The Cisco IOS contains a denial-of-service vulnerability that allows nearby remote attackers to crash or temporarily disable affected network devices.
The Cisco Internetwork Operating System (IOS) contains a vulnerability in its processing of Cisco Discovery Protocol (CDP) packets. By sending large numbers of crafted CDP packets to an affected device, a nearby remote attacker can consume all available memory resources, causing the device to either crash or stop responding. It is important to note that the CDP protocol operates at the data link layer of the ISO/OSI model, so it cannot be propagated by network and transport layer protocols such as IP and TCP, respectively. As such, attackers will only be able to attack devices on networks they can access directly (ie. without IP routing). However, this also means that many of the strategies commonly used to block malicious traffic (such as port filtering) cannot be used to prevent attackers from reaching an affected host.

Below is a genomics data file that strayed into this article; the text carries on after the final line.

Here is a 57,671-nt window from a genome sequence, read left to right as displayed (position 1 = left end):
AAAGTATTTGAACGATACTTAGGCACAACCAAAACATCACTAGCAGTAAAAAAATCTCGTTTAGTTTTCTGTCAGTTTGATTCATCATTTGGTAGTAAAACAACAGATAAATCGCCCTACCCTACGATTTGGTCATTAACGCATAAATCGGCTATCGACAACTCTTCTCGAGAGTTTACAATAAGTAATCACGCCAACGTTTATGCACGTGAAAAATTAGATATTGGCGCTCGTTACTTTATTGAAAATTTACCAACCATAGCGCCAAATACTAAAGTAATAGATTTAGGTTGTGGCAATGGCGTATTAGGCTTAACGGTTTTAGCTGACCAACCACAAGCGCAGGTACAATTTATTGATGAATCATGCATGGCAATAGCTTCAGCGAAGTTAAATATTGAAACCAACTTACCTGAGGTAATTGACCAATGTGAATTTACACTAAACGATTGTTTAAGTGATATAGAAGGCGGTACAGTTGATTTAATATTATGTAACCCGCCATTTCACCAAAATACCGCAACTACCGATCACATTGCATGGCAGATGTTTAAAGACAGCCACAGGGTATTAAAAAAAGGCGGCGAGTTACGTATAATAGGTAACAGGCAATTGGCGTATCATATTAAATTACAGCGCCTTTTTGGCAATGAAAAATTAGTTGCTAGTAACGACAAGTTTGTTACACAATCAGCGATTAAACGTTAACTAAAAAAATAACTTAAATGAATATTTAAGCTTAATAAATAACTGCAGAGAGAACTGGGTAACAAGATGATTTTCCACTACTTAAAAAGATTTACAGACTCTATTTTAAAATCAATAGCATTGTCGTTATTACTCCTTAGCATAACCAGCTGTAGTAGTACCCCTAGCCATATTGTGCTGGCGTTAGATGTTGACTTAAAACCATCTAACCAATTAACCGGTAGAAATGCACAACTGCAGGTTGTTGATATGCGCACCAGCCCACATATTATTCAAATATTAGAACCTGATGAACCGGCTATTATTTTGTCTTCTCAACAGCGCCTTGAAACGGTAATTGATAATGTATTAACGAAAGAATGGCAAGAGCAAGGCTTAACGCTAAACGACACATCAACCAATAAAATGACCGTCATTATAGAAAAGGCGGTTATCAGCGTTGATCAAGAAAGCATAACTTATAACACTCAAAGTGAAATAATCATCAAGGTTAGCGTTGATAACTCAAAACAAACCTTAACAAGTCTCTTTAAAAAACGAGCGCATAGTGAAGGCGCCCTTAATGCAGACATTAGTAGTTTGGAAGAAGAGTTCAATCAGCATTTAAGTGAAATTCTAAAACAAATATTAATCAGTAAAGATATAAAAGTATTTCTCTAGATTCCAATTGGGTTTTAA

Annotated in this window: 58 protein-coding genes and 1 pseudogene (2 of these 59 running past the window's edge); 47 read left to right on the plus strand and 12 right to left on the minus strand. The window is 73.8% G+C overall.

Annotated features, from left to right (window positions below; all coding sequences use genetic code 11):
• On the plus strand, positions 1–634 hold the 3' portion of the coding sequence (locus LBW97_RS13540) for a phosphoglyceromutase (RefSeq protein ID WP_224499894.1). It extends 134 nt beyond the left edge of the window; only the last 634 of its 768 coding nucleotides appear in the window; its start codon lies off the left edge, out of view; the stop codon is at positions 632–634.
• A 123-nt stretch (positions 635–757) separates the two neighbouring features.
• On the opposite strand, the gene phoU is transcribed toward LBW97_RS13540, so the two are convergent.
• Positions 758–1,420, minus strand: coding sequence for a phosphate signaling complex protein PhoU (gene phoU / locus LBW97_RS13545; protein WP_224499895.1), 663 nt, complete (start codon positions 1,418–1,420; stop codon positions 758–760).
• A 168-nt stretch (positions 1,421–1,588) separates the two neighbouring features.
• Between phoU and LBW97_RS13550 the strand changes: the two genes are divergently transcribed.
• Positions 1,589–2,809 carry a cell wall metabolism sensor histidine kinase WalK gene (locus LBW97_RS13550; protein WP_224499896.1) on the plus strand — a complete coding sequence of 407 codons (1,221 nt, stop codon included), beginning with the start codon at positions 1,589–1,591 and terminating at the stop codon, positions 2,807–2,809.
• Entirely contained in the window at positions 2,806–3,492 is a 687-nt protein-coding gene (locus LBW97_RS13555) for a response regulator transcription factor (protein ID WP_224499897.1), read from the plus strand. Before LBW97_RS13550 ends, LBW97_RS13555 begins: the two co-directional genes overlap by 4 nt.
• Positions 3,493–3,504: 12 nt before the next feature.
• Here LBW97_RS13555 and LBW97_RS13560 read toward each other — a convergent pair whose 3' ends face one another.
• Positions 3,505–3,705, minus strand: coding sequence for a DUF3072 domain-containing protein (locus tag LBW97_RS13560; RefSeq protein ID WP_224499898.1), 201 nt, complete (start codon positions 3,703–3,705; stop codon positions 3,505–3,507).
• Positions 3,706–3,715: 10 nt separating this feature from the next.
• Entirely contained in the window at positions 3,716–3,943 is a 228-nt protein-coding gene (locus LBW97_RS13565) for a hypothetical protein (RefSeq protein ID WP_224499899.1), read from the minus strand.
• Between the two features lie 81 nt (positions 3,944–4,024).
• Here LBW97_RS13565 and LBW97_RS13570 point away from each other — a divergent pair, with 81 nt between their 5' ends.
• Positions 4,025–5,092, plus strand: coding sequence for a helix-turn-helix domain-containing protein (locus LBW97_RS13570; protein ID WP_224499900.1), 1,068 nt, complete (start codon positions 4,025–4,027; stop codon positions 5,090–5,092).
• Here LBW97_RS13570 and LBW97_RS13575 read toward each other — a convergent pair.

This vulnerability allows a nearby remote attacker to crash or consume the memory resources of an affected switch, router, or other network device.
Disable the Cisco Discovery Protocol
Sites that do not require the Cisco Discovery Protocol may disable it for a single interface by issuing the "no cdp enable" command on the interface. Alternatively, CDP can be disabled for the entire device by issuing the "no cdp run" command.
This vulnerability was discovered by the Phenoelit Group and reported to the Bugtraq mailing list on October 9, 2001.
This document was written by Jeffrey P. Lanza.
|Date First Published:||2001-10-10|
|Date Last Updated:||2001-10-11 22:56 UTC|